Low and behold, once submitted, this story was accepted and I was paid a handsome sum of green stuff. I repeated this triumph with other short stories several times and as Stephen King said, "If you wrote something for which someone sent you a check, if you cashed the check and it didn't bounce, and if you then paid the light bill with the money, I consider you talented."
Apparently, I was talented.
"Nothing you write, if you hope to be any good, will ever come out as you first hoped." Lillian Helman
Shortly afterward I discovered NanoWriMo, a writing contest that give you the chance to write as many words in thirty days. I thought, “I am talented, I am probably a genius, so this should be easy.” In the thirty days, I completed the rough draft of my first novel.
“Read, read, read. Read everything -- trash, classics, good and bad, and see how they do it. Just like a carpenter who works as an apprentice and studies the master. Read! You'll absorb it. Then write. If it's good, you'll find out. If it's not, throw it out of the window.” Faulkner
Over the next year, there were finishing touches, added chapters, deepening of characters, and a lot of proofing. Once the novel was complete (which is a misnomer), it was time to get an agent. Easy enough…right? Since I was apparently a genius, and I had just created a blockbuster novel, this should be easy.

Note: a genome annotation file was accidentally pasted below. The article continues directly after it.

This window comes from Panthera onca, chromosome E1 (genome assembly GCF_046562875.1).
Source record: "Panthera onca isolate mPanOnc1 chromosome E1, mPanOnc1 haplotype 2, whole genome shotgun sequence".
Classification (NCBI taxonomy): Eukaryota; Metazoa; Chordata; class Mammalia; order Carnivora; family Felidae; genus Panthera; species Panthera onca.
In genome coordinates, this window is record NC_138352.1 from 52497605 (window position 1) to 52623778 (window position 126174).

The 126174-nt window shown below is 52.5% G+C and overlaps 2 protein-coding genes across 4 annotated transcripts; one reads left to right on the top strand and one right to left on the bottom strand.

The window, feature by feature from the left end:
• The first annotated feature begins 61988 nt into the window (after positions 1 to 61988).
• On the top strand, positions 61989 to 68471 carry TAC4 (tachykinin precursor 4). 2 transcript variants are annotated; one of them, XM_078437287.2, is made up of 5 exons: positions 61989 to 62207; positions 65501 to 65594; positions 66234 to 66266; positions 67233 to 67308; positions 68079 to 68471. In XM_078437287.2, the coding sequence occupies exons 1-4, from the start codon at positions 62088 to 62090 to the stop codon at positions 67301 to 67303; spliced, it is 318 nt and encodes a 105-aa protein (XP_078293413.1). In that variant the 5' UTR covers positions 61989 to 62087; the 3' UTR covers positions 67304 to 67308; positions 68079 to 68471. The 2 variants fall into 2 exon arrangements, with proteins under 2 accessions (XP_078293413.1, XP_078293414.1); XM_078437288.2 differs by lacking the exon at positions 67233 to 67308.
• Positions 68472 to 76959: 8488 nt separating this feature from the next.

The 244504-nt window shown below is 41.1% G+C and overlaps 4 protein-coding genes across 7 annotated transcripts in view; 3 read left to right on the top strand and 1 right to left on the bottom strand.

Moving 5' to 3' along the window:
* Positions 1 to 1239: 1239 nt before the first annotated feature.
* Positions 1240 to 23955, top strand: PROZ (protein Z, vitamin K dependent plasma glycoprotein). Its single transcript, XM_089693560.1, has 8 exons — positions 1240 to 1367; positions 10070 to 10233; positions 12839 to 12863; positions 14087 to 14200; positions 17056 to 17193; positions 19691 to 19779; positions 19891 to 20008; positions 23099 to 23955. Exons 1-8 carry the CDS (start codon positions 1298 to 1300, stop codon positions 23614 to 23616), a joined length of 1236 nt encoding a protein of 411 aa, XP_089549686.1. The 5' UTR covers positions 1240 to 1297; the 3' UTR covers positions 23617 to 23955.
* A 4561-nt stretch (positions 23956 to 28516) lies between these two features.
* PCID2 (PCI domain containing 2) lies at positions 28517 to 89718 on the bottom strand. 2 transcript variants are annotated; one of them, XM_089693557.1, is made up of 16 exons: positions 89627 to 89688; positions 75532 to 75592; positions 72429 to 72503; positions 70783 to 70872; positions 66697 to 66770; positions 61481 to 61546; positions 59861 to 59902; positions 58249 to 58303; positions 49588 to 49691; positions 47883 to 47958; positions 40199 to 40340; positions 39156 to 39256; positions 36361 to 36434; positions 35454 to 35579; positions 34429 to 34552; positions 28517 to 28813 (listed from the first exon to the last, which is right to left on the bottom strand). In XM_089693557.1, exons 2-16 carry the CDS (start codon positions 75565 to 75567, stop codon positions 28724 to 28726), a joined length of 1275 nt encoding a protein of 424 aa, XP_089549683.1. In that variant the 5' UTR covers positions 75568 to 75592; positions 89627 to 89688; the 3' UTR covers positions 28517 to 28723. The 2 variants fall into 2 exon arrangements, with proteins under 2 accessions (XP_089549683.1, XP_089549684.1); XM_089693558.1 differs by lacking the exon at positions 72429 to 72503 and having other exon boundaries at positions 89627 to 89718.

Rule #1 – writing is easy. Rule #2 – the creator of rule #1 lied.
I was a prolific query letter writer and after dozens of rejection letters (Hey! Stephen King had a bunch also). I convinced myself the agents contacted were very busy or simply, not my kind of agent. Of course, it had nothing to do with my writing. (Side note: Time is an excellent teacher.) Personally, it was as simple as I had just not found the right agent looking for this type of story. It was, after all, the next great American novel albeit the story apparently did not fit today’s genre needs. Like all great artists, I was ahead of my time. I settled that agents were looking for Stephanie Myers and JK Rowling types. Trilogies and vampires—the quick money. That was just not me. I had put my blood and soul into an epic love story but soon came to the conclusion in absolute abnegation; who wants to read that? Romance is dead…right? This must be the reason why these agents are not interested.